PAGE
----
injection should be given for certain areas as well if not received in the last ten years. Special
immunizations are necessary for high risk countries such as yellow fever for certain parts of Africa
and South America, and the typhoid vaccine for tropical climates, and Japanese B vaccination for
Smallpox vaccine is no longer needed as this disease has been eliminated worldwide. Cholera
vaccine is ineffective, and is rarely given. Prevention of meningitis with a vaccine is important for
sub-Saharan Africa and occasionally Saudi Arabia, as well as during specific outbreaks.
Hepatitis A (infectious hepatitis) is prevented by giving vaccine and is important for travelers to most
third world countries. Hepatitis B vaccine is needed for persons living in foreign countries for
prolonged periods of time or to health care personnel who will be working directly with patients in a
foreign country. There is now a combination vaccine if both are needed.
Because tourists today are interested in traveling to more out of the way places and in many cases
more dangerous disease areas, it is important for travel agencies who specialize in international
travel to utilize medical travel advice, which is up-to-date. Epidemics in certain foreign countries may
drastically change medical advice from week to week. For example, Hong Kong, which usually is a
very safe place to travel without risk of disease, had a major outbreak of Hepatitis A, which suggests
that Hepatitis A vaccine should have been given to persons traveling there. The ongoing cholera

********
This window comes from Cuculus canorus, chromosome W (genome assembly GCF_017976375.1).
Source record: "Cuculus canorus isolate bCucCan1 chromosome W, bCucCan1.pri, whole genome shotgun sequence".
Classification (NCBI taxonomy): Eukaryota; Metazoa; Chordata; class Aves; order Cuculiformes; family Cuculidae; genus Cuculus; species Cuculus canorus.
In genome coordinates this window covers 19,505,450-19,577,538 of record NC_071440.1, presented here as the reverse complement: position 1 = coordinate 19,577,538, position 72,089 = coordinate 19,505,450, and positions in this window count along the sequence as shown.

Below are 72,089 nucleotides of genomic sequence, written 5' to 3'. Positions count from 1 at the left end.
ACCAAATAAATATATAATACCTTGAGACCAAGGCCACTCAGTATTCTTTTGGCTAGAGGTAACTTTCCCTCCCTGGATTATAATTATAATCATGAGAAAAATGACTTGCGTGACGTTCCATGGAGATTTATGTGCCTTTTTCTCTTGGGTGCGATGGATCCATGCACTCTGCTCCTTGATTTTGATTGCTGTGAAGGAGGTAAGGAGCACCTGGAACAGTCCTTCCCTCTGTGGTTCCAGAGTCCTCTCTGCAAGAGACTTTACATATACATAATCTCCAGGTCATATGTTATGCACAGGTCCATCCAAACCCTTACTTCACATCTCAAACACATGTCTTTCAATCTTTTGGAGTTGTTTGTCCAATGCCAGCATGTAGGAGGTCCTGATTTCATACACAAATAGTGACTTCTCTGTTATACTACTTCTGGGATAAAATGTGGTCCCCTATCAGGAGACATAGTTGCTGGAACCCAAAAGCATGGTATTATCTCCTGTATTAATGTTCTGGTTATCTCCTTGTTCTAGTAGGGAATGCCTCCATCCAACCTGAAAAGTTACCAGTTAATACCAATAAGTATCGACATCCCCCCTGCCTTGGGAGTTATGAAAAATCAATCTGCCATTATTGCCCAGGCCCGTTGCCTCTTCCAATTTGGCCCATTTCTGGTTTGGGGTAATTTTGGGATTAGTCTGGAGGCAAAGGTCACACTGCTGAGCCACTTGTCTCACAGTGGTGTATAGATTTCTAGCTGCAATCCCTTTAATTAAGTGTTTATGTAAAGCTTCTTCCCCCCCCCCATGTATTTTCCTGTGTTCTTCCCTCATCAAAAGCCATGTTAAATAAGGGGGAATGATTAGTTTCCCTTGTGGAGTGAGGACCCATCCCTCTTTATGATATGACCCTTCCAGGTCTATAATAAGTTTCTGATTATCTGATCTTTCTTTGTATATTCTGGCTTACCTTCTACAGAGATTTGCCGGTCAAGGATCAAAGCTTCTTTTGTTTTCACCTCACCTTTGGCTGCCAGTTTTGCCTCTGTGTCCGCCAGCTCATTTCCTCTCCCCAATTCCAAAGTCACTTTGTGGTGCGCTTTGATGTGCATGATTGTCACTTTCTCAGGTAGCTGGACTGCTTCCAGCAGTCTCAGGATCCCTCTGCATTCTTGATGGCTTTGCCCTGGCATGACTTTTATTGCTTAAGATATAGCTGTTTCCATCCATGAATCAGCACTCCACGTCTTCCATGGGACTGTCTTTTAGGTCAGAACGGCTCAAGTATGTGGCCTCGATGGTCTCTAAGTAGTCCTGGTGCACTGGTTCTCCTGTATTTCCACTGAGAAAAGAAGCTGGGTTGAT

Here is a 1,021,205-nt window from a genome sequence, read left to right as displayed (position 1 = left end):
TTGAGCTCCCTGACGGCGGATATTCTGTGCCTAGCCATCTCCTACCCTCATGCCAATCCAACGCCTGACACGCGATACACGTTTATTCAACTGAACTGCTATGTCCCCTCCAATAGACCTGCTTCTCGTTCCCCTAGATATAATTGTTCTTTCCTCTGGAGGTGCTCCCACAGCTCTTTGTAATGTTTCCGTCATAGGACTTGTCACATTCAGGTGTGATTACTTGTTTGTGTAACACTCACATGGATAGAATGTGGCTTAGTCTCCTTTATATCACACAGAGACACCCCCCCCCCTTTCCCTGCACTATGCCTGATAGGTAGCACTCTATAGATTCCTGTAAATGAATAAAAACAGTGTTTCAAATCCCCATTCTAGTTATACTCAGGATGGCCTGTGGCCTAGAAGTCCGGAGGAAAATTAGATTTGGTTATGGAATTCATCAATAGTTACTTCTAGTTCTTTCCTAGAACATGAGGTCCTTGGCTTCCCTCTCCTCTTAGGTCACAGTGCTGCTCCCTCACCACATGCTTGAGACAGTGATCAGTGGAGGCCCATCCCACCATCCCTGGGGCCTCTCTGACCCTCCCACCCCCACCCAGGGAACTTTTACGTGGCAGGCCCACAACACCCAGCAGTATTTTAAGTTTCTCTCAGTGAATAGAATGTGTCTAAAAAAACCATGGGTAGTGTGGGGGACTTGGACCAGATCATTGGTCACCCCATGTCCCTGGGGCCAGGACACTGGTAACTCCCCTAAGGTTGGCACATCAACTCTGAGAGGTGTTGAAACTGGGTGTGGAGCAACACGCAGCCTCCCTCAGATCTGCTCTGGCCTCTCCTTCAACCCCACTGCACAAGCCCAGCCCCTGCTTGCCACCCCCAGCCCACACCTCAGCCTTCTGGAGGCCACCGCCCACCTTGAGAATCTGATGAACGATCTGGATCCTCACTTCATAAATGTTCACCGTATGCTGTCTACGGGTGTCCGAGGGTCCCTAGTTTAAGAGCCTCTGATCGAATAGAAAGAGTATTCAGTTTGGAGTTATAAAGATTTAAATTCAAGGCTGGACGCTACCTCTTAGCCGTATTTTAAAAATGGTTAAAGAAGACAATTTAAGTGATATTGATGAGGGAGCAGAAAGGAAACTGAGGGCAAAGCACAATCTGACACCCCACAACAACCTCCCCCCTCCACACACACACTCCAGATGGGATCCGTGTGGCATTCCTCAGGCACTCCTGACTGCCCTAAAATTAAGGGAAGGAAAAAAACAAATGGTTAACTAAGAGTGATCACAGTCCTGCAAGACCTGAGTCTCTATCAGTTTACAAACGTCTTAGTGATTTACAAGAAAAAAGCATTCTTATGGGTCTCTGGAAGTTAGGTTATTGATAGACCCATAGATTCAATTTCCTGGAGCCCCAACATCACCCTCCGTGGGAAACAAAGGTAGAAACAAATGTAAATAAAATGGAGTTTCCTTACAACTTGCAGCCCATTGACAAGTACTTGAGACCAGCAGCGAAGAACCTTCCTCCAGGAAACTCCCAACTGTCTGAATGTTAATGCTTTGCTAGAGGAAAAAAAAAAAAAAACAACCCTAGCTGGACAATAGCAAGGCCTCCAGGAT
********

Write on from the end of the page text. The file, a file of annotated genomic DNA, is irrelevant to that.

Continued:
epidemic in South America suggests that food selection for visitors there is critical to avoid dysentery.
Travel clinics specialize in both preventing illness in travelers and treating unusual diseases that may
be acquired in a foreign country. Travel information is made timely to the travel physician through
computer link-ups which are updated bi-weekly. This allows the physician to be aware of epidemics
as mentioned above and change medical advice to those countries in an efficient manner. An
example of this is an outbreak of resistant malaria (vivax) in New Guinea, which had never been
reported anywhere in the world, making chloroquine a useless preventative there. In its place can be
substituted tetracycline or mefloquine or malarone through a travel physician.
In summary, travel advice for prevention of travel disease is best done by those who are interested in
travel medicine. For the travel advisory clinic at NorthEast Medical Center, call 704-783-1766. It is
located at 200 Medical Park Drive, Suite 280, Concord, North Carolina 28025.
Allen Krusell, MD Sue Garwood, MD W. Lee Fanning, MD Infectious Disease and Travel Medicine Specialists
Data collection Data of Escherichia coli genes were extracted from the Ecogene database1, which contains annotations for 4308 genes. These genes were united into transcription units (TUs) based on data from the regulonDB database2 and from the experiments of Tjaden et al.3, giving a total of 3405 TUs. Data regarding transcription regulation interactions in E. coli were extracted from t